THIS: would have made me feel safer at the CBC

“A picture of a sign on the ground between the Washington bridge and the Science Education building at the University of Minnesota” (photo credit: http://trouble.room34.com/archives/tag/safety )

My mom instilled in me a strong sense of ownership so I am unable to complain about a problem without offering solutions – even if they are solutions that would work for me and might not work for others. I figure at the very least, this conversation should be happening no matter how uncomfortable or controversial it might be.

Here are some of the things I felt when I came forward with my own experiences being harassed within the Broadcast Centre in Toronto and my ideas for
actions HR or the Union or my bosses could have taken that would have made me feel safer (NB: I was not a CMG member at the time I reported, so they were not an option for me ).

I felt … Actionable solutions
Worried for my job because I was reporting on someone I worked with. Clear assurances that the boss above both of us (myself and the person who was doing the harassing) would be told of these issues – anonymously if that is how I felt comfortable. I would have felt more secure with that in mind.
Desperation for the harassment to stop immediately You shouldn’t have to wait days or weeks to get relief from the situation. From other women I have spoken to about this I heard that they were the ones (the harassed in other words) who were moved ‘out of the situation’ rather than the person they were reporting on. Think outside the box please. There are other solutions to this problem.
A lack of control I’d like a reported harassment to be like a transaction in some ways (I know, it’s cold, but hear me out) – where notes are taken, and where both parties get copies of the notes as signed by each. Then we wouldn’t run into what this former CBC employee is running into with an incident with Jian she believed she had reported and no file or records to be found to support her.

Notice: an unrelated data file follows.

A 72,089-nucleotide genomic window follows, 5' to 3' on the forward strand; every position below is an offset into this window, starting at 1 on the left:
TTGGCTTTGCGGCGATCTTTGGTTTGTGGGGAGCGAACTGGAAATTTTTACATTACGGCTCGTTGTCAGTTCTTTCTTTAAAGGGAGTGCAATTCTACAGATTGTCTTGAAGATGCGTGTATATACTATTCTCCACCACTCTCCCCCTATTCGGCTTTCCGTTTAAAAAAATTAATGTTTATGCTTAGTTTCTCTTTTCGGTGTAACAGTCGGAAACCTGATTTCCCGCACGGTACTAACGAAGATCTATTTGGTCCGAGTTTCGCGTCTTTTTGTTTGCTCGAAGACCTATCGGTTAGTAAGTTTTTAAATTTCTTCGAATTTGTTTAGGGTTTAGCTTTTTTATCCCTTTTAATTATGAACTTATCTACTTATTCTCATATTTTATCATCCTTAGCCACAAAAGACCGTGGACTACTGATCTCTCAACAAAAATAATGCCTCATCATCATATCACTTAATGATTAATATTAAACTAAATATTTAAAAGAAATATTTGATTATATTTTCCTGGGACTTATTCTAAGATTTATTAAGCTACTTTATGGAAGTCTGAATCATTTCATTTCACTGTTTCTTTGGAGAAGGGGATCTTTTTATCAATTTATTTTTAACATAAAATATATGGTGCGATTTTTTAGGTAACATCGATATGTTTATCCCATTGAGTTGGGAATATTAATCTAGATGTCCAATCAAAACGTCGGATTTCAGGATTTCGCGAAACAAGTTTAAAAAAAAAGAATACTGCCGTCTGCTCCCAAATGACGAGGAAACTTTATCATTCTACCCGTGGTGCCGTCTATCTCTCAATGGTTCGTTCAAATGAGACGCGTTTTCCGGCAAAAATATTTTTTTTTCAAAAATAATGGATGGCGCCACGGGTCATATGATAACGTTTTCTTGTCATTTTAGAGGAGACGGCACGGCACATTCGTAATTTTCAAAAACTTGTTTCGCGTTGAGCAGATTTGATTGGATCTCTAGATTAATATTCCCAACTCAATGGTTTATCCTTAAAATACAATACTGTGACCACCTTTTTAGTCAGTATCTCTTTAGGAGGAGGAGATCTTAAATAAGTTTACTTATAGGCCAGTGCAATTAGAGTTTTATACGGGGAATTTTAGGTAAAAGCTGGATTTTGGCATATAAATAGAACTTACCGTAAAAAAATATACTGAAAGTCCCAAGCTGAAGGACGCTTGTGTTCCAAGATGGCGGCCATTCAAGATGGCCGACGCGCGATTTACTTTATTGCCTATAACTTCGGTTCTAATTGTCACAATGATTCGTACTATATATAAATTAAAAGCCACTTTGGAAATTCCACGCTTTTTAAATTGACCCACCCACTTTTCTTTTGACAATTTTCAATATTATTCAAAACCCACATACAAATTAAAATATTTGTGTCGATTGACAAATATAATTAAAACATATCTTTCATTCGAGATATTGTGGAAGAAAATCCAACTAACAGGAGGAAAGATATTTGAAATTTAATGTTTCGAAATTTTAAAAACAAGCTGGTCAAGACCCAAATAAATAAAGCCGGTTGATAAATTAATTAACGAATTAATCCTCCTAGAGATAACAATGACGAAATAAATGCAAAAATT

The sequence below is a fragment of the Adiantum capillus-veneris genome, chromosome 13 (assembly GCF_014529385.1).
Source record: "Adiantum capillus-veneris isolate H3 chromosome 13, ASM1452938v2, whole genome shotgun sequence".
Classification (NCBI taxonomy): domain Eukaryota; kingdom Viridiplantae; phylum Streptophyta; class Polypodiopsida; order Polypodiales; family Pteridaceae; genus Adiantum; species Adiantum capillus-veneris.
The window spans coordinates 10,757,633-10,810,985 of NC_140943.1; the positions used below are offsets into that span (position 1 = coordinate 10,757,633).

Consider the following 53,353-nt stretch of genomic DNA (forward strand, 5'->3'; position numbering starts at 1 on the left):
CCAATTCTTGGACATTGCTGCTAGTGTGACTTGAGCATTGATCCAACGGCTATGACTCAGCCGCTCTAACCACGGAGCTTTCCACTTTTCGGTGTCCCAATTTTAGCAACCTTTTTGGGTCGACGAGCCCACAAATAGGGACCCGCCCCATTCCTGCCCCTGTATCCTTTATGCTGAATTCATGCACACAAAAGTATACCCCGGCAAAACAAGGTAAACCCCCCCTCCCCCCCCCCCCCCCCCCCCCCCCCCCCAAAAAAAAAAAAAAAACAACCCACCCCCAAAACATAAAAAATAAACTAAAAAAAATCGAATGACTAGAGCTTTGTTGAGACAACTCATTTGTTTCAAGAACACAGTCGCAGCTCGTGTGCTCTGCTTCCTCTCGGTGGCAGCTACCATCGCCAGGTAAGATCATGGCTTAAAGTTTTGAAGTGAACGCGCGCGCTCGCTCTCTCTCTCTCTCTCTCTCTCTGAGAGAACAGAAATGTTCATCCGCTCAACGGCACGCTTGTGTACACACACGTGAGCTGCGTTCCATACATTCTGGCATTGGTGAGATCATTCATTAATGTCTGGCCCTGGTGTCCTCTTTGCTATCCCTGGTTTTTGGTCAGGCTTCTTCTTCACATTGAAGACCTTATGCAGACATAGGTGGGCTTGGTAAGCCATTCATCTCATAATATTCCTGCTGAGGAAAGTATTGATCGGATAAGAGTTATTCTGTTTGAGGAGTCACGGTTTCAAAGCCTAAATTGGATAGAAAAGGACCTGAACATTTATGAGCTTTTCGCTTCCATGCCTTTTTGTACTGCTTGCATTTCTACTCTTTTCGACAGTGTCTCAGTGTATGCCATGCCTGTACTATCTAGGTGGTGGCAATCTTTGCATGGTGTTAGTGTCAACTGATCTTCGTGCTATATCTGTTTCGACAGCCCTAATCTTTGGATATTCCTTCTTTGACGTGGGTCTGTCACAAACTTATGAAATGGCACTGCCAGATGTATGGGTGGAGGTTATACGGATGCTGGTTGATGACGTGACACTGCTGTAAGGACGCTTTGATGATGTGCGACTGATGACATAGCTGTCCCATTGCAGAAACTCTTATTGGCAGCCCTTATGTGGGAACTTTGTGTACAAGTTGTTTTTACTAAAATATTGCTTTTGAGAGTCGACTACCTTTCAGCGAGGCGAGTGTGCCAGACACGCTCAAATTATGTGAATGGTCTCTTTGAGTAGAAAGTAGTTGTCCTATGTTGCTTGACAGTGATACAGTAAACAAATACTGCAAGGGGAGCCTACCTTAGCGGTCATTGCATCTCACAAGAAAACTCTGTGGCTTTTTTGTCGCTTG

Anxious feelings of possible retribution I will only speak for myself in this case, but I found whenever I stood up to this one harasser about a specific thing that made me uncomfortable, he would switch gears and apply a different tack – like calling me by a weird nickname for a month instead. If you can’t pull the aggressor out of the situation then someone needs to clearly explain to him/her that a file has been opened and he/she are being observed.
A quickness to Anger/Tears/Anxiety In this case I think a small group could be formed where employees can speak to others who are dealing with or have dealt with these types of issues. Like many other traumatic things that happen to us in our lives, we can feel very alone. I remember this from when I had my first miscarriage (another awkward subject). Every second women I divulged that to would answer with a similar story of loss, and it astounded me. We don’t talk about it so we aren’t able to comfort each other about it.
A sense of hopelessness I’d like to know that reporting this, tracking it, getting witnesses, whatever it is you ask us to do to prove that we are being harassed actually leads to something concrete. How about some anecdotes? How about some evidence? Yes, we hear Jian was removed from the CBC because someone in management was provided with evidence of his behaviour – but that is one example and it is pretty extreme. How about when someone is let go because of their harassing behaviour it is not swept under a rug. How about we declare that we as a community within the CBC have a zero-tolerance for harassment and THAT is why that person lost their job?
Worried that I wouldn’t be
believed or taken seriously
The person who hears the complaints has to be trained and trained well to take in this kind of information. The phrase “he’s from a different generation” or “she’s harmless” or “our hands are tied, he’s a host!” are not acceptable answers to a reported harassment. We are not children and they are not Gods. We take it seriously, you need to too. Take notes, be trained to offer help. Take us seriously immediately from the very first report.
Guilty because this person is a friend… Sometimes the person who is doing the harassing is a friend. Or sometimes you are not being harassed directly but are watching a friend do the harassing. So we won’t speak up when we witness things because we don’t want our friends to get in trouble and we don’t feel empowered to speak up ourselves. So what then? Should we have politeness marshals for the floor? Like we have fire marshals? Perhaps the support group is a good solution for this as well – somewhere where you can bring your concerns to a group and talk about potential ways to handle it together.